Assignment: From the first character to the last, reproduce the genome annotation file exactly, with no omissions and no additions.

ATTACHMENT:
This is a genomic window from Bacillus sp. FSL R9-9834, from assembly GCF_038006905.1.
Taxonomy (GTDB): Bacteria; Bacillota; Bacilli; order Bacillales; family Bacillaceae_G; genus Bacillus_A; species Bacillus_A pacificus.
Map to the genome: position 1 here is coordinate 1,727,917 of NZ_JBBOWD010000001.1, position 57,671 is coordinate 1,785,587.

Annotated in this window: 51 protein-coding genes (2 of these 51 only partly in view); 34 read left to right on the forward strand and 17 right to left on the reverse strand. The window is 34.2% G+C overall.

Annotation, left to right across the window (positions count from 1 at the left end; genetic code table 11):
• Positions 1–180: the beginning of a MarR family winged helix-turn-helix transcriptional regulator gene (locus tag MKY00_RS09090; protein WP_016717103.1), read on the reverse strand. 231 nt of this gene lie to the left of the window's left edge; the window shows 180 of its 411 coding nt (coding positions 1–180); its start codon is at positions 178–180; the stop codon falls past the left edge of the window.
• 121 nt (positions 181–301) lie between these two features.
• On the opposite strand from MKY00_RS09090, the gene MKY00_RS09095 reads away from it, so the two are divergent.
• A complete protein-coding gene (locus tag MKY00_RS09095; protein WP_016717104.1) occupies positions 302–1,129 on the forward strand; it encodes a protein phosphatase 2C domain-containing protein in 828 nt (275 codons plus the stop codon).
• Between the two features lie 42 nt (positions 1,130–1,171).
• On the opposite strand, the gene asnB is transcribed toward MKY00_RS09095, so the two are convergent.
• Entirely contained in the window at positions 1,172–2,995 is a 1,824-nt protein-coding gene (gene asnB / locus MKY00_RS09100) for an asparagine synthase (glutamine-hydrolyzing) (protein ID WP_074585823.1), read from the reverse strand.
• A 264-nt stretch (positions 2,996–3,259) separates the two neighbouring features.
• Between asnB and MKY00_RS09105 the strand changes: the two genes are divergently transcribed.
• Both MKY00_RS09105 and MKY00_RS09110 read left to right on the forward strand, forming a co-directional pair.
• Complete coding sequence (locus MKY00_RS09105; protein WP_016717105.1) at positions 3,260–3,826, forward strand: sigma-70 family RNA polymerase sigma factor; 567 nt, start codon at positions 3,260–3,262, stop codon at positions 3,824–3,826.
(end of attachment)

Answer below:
This is a genomic window from Bacillus sp. FSL R9-9834, from assembly GCF_038006905.1.
Taxonomy (GTDB): Bacteria; Bacillota; Bacilli; order Bacillales; family Bacillaceae_G; genus Bacillus_A; species Bacillus_A pacificus.
Map to the genome: position 1 here is coordinate 1,727,917 of NZ_JBBOWD010000001.1, position 57,671 is coordinate 1,785,587.

Annotated in this window: 51 protein-coding genes (2 of these 51 only partly in view); 34 read left to right on the forward strand and 17 right to left on the reverse strand. The window is 34.2% G+C overall.

Annotation, left to right across the window (positions count from 1 at the left end; genetic code table 11):
• Positions 1–180: the beginning of a MarR family winged helix-turn-helix transcriptional regulator gene (locus tag MKY00_RS09090; protein WP_016717103.1), read on the reverse strand. 231 nt of this gene lie to the left of the window's left edge; the window shows 180 of its 411 coding nt (coding positions 1–180); its start codon is at positions 178–180; the stop codon falls past the left edge of the window.
• 121 nt (positions 181–301) lie between these two features.
• On the opposite strand from MKY00_RS09090, the gene MKY00_RS09095 reads away from it, so the two are divergent.
• A complete protein-coding gene (locus tag MKY00_RS09095; protein WP_016717104.1) occupies positions 302–1,129 on the forward strand; it encodes a protein phosphatase 2C domain-containing protein in 828 nt (275 codons plus the stop codon).
• Between the two features lie 42 nt (positions 1,130–1,171).
• On the opposite strand, the gene asnB is transcribed toward MKY00_RS09095, so the two are convergent.
• Entirely contained in the window at positions 1,172–2,995 is a 1,824-nt protein-coding gene (gene asnB / locus MKY00_RS09100) for an asparagine synthase (glutamine-hydrolyzing) (protein ID WP_074585823.1), read from the reverse strand.
• A 264-nt stretch (positions 2,996–3,259) separates the two neighbouring features.
• Between asnB and MKY00_RS09105 the strand changes: the two genes are divergently transcribed.
• Both MKY00_RS09105 and MKY00_RS09110 read left to right on the forward strand, forming a co-directional pair.
• Complete coding sequence (locus MKY00_RS09105; protein WP_016717105.1) at positions 3,260–3,826, forward strand: sigma-70 family RNA polymerase sigma factor; 567 nt, start codon at positions 3,260–3,262, stop codon at positions 3,824–3,826.